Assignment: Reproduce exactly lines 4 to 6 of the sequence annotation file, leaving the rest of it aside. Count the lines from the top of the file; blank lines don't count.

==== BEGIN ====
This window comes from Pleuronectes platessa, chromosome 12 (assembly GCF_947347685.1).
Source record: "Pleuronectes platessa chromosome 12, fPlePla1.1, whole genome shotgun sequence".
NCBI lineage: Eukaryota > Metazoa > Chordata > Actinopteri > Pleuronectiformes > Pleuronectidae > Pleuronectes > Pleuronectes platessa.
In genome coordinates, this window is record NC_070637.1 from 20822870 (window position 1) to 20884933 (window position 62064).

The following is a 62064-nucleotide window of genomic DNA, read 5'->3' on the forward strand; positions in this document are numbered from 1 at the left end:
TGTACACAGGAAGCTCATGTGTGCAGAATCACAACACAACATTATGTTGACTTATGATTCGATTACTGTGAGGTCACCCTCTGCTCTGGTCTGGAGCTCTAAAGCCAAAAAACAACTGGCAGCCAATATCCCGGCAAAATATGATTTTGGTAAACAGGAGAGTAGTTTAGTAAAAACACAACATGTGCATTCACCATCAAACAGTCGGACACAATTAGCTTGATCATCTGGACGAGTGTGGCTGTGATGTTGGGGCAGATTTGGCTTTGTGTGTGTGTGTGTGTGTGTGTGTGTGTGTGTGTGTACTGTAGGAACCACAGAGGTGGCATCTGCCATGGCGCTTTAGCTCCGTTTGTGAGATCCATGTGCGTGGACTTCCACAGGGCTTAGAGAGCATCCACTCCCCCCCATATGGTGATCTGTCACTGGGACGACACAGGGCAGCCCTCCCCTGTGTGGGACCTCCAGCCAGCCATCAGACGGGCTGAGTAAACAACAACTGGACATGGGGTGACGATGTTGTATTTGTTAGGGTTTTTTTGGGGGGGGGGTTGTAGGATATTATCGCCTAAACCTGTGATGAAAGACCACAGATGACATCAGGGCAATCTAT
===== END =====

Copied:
In genome coordinates, this window is record NC_070637.1 from 20822870 (window position 1) to 20884933 (window position 62064).

The following is a 62064-nucleotide window of genomic DNA, read 5'->3' on the forward strand; positions in this document are numbered from 1 at the left end:
TGTACACAGGAAGCTCATGTGTGCAGAATCACAACACAACATTATGTTGACTTATGATTCGATTACTGTGAGGTCACCCTCTGCTCTGGTCTGGAGCTCTAAAGCCAAAAAACAACTGGCAGCCAATATCCCGGCAAAATATGATTTTGGTAAACAGGAGAGTAGTTTAGTAAAAACACAACATGTGCATTCACCATCAAACAGTCGGACACAATTAGCTTGATCATCTGGACGAGTGTGGCTGTGATGTTGGGGCAGATTTGGCTTTGTGTGTGTGTGTGTGTGTGTGTGTGTGTGTGTGTGTACTGTAGGAACCACAGAGGTGGCATCTGCCATGGCGCTTTAGCTCCGTTTGTGAGATCCATGTGCGTGGACTTCCACAGGGCTTAGAGAGCATCCACTCCCCCCCATATGGTGATCTGTCACTGGGACGACACAGGGCAGCCCTCCCCTGTGTGGGACCTCCAGCCAGCCATCAGACGGGCTGAGTAAACAACAACTGGACATGGGGTGACGATGTTGTATTTGTTAGGGTTTTTTTGGGGGGGGGGTTGTAGGATATTATCGCCTAAACCTGTGATGAAAGACCACAGATGACATCAGGGCAATCTAT